It’s OK to want a life you like just for your own sake. I’m a firm believer that when you have your life right, it improves the experience of those with whom you interact. Your patients will notice. Your partner will appreciate it. Your kids will feel it.
However, you don’t have to use others as your excuse for doing right by yourself. The sooner you get comfortable being good to yourself for no other reason than you are a human who wants fulfillment and satisfaction, the easier all the rest of it gets.
So Many Justifications
I have spent a lot of my adult life being expected to justify why I want to like my life. Because I am a woman and a physician, with all the preconceived notions those identities carry, people tend to be perplexed by my responses to the following questions.
Are you going to a conference while you are visiting Australia? No. I have no desire to ruin a perfectly lovely trip to the other side of the world with CME.
Are you taking 3 months away from work to recover from a physical illness or take care of family? Nah. I’m burnt out. I can either continue grinding myself into the ground or resume some semblance of baseline peace in order to keep going.
Are you leaving clinical medicine to have more time and energy for a family? Nope. I’ve never actually been that pressed to partner or procreate. If that happens, it’s cool. My primary goal with this transition is to be comfortable in my own skin every day for most of the day. Despite my best efforts, I have been unable to achieve that as a clinician.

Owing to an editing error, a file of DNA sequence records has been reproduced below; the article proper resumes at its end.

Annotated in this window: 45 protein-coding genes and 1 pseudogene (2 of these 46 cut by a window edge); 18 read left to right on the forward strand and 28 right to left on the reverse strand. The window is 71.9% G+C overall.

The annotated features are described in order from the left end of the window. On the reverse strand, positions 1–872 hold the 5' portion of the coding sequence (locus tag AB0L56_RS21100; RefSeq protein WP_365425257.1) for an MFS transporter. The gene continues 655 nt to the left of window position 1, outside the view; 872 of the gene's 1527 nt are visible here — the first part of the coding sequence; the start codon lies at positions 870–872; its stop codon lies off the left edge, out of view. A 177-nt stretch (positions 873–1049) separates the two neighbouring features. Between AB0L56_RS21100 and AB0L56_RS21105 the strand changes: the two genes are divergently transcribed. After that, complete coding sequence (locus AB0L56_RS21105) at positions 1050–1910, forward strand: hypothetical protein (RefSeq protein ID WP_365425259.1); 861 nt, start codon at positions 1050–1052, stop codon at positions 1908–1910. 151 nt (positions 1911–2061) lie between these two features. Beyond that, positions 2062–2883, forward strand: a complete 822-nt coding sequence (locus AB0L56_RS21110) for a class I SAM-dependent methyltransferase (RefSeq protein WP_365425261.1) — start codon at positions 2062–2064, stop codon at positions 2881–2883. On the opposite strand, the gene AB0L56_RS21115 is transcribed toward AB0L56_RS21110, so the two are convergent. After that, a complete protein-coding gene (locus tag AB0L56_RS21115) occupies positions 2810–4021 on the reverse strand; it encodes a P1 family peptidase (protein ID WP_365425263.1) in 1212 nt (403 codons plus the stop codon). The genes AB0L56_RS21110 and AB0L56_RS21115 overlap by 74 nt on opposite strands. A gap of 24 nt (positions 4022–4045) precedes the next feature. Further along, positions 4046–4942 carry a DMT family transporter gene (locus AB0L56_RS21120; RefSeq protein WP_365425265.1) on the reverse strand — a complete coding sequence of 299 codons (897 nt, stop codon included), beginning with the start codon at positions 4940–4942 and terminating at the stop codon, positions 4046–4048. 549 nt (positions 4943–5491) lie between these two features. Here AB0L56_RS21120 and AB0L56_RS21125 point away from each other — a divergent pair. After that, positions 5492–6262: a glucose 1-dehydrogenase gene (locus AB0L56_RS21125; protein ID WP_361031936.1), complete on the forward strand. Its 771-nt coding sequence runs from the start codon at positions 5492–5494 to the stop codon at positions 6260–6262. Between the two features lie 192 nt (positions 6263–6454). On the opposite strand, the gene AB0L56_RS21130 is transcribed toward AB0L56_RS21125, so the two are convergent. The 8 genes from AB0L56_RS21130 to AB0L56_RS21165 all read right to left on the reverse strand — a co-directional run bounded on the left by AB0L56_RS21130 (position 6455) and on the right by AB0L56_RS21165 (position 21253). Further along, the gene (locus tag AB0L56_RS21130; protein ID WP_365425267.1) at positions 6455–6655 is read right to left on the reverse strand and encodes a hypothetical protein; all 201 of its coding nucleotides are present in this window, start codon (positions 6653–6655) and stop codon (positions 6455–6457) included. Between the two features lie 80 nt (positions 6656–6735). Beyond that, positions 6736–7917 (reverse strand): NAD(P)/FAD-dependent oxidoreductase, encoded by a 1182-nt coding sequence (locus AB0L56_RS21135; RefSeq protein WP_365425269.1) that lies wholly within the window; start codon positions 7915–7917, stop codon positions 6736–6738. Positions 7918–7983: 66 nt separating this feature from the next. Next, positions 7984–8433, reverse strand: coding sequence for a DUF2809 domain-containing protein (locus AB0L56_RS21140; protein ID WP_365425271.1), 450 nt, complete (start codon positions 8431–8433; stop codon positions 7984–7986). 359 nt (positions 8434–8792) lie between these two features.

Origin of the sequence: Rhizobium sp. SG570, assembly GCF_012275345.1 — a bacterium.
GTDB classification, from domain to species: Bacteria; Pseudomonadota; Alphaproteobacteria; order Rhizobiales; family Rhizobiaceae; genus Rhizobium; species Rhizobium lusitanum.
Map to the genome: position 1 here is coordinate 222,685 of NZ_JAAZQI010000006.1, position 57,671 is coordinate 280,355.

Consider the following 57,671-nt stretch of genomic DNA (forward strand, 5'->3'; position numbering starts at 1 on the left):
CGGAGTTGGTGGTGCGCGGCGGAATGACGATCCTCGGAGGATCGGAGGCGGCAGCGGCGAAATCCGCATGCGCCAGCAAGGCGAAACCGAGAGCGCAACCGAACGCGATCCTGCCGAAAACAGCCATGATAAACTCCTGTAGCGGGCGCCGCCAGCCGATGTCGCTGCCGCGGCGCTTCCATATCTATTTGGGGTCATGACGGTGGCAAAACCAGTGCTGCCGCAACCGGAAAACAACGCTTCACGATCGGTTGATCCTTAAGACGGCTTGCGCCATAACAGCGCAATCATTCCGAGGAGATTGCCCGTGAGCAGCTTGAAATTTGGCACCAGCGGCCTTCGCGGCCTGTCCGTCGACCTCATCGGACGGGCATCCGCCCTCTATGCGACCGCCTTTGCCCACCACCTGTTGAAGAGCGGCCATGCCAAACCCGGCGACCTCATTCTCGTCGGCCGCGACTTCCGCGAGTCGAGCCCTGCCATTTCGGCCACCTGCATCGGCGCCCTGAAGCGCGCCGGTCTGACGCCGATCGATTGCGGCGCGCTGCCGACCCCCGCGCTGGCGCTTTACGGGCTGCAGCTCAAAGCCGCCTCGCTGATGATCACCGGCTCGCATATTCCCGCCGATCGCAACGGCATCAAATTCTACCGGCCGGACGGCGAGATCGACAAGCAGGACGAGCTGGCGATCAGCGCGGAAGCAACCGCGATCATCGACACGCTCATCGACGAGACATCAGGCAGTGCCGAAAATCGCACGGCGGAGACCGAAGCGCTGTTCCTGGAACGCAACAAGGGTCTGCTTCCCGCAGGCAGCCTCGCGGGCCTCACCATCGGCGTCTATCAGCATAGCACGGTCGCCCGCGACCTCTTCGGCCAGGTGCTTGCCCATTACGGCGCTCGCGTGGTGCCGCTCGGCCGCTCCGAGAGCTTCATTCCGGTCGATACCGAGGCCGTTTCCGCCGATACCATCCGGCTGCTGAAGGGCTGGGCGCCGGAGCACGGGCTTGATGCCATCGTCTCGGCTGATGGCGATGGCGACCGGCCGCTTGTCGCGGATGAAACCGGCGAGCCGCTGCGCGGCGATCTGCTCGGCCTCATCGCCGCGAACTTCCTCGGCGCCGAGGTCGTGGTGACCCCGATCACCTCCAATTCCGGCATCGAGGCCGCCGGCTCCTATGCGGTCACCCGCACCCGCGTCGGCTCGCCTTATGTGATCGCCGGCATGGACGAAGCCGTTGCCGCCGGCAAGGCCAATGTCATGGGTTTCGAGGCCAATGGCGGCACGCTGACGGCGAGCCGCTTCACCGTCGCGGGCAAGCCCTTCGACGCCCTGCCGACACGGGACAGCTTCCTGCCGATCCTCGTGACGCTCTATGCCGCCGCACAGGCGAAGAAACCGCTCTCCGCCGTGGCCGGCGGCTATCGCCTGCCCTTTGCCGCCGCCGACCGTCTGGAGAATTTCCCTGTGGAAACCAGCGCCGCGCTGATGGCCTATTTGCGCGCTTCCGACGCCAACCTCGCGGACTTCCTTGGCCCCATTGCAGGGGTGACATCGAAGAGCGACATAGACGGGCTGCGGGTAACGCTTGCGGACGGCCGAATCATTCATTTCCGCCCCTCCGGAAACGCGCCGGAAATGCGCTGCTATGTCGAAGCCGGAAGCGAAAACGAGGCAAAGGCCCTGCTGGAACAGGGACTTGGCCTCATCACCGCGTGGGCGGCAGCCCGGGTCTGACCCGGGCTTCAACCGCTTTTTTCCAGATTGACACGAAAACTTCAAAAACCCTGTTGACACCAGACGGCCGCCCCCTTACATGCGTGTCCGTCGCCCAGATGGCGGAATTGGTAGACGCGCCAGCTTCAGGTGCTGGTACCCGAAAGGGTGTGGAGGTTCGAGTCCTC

Why All the Shame?
Our society doesn’t really allow people to say these kinds of things without shame. We particularly give major side eye to single, childless women like myself who dare to verbalize their intention to design lives they like as single, childless women. I am blessed with remarkably low transcription of whatever gene makes us care a lot about other people’s opinions. Thus, I feel it is my duty to say this for whomever out there needs to hear it today. It’s OK to want to like your life just for your own sake. As a matter of fact, I think you need to start there.
Ironically, my ability to do the “more” everyone expects in my personal and professional life only comes when I’ve prioritized my own sense of peace and satisfaction. When I honor my own priorities without guilt, it allows me to respect the priorities of others and to develop relationships that serve us both. I can be genuinely delightful and altruistic instead of feeling put upon and falsely pleasant while productive. While the outcome may look the same to those viewing it from the outside, authenticity in the process of designing a successful life is what makes it sustainable.
Whether you’re a veteran physician mom of multiple grade schoolers or an unattached 1st year attending, I invite you to do the following. Consider how well your life reflects what you want it to be and give yourself permission to change what is necessary to make it more so. Once you get your mind on board, it’s easier to follow what your spirit knows you need to be whole and well.
Jattu Senesie MD is a board-certified ob/gyn turned physician satisfaction specialist, speaker and coach for early career physicians. You can connect with her and her message on her website essenceofstrength.com and on Instagram @dressenceofstrength.
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